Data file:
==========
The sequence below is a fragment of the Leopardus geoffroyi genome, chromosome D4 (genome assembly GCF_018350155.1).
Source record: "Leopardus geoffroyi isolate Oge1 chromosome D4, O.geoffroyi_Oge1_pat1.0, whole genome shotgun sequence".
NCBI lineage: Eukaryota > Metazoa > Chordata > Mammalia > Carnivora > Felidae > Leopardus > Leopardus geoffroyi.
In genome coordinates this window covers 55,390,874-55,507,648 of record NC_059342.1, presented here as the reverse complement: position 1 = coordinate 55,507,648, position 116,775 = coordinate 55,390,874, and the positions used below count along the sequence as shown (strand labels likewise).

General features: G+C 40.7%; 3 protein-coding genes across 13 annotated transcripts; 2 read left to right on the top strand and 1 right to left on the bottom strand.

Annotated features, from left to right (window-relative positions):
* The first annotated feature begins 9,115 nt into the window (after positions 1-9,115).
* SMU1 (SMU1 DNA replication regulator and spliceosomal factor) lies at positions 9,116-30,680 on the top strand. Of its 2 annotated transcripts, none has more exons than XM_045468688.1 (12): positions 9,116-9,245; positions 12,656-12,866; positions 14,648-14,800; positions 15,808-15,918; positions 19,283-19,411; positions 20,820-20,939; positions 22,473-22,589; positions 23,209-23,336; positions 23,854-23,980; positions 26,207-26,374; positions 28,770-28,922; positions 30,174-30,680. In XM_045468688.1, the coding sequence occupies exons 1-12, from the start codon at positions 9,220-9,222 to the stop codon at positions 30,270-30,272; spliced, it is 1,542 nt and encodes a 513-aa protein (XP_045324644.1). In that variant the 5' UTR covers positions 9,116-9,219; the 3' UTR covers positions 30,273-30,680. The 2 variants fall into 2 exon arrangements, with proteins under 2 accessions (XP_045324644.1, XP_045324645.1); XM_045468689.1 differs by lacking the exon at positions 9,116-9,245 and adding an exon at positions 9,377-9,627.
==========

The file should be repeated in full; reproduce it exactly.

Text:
The sequence below is a fragment of the Leopardus geoffroyi genome, chromosome D4 (genome assembly GCF_018350155.1).
Source record: "Leopardus geoffroyi isolate Oge1 chromosome D4, O.geoffroyi_Oge1_pat1.0, whole genome shotgun sequence".
NCBI lineage: Eukaryota > Metazoa > Chordata > Mammalia > Carnivora > Felidae > Leopardus > Leopardus geoffroyi.
In genome coordinates this window covers 55,390,874-55,507,648 of record NC_059342.1, presented here as the reverse complement: position 1 = coordinate 55,507,648, position 116,775 = coordinate 55,390,874, and the positions used below count along the sequence as shown (strand labels likewise).

General features: G+C 40.7%; 3 protein-coding genes across 13 annotated transcripts; 2 read left to right on the top strand and 1 right to left on the bottom strand.

Annotated features, from left to right (window-relative positions):
* The first annotated feature begins 9,115 nt into the window (after positions 1-9,115).
* SMU1 (SMU1 DNA replication regulator and spliceosomal factor) lies at positions 9,116-30,680 on the top strand. Of its 2 annotated transcripts, none has more exons than XM_045468688.1 (12): positions 9,116-9,245; positions 12,656-12,866; positions 14,648-14,800; positions 15,808-15,918; positions 19,283-19,411; positions 20,820-20,939; positions 22,473-22,589; positions 23,209-23,336; positions 23,854-23,980; positions 26,207-26,374; positions 28,770-28,922; positions 30,174-30,680. In XM_045468688.1, the coding sequence occupies exons 1-12, from the start codon at positions 9,220-9,222 to the stop codon at positions 30,270-30,272; spliced, it is 1,542 nt and encodes a 513-aa protein (XP_045324644.1). In that variant the 5' UTR covers positions 9,116-9,219; the 3' UTR covers positions 30,273-30,680. The 2 variants fall into 2 exon arrangements, with proteins under 2 accessions (XP_045324644.1, XP_045324645.1); XM_045468689.1 differs by lacking the exon at positions 9,116-9,245 and adding an exon at positions 9,377-9,627.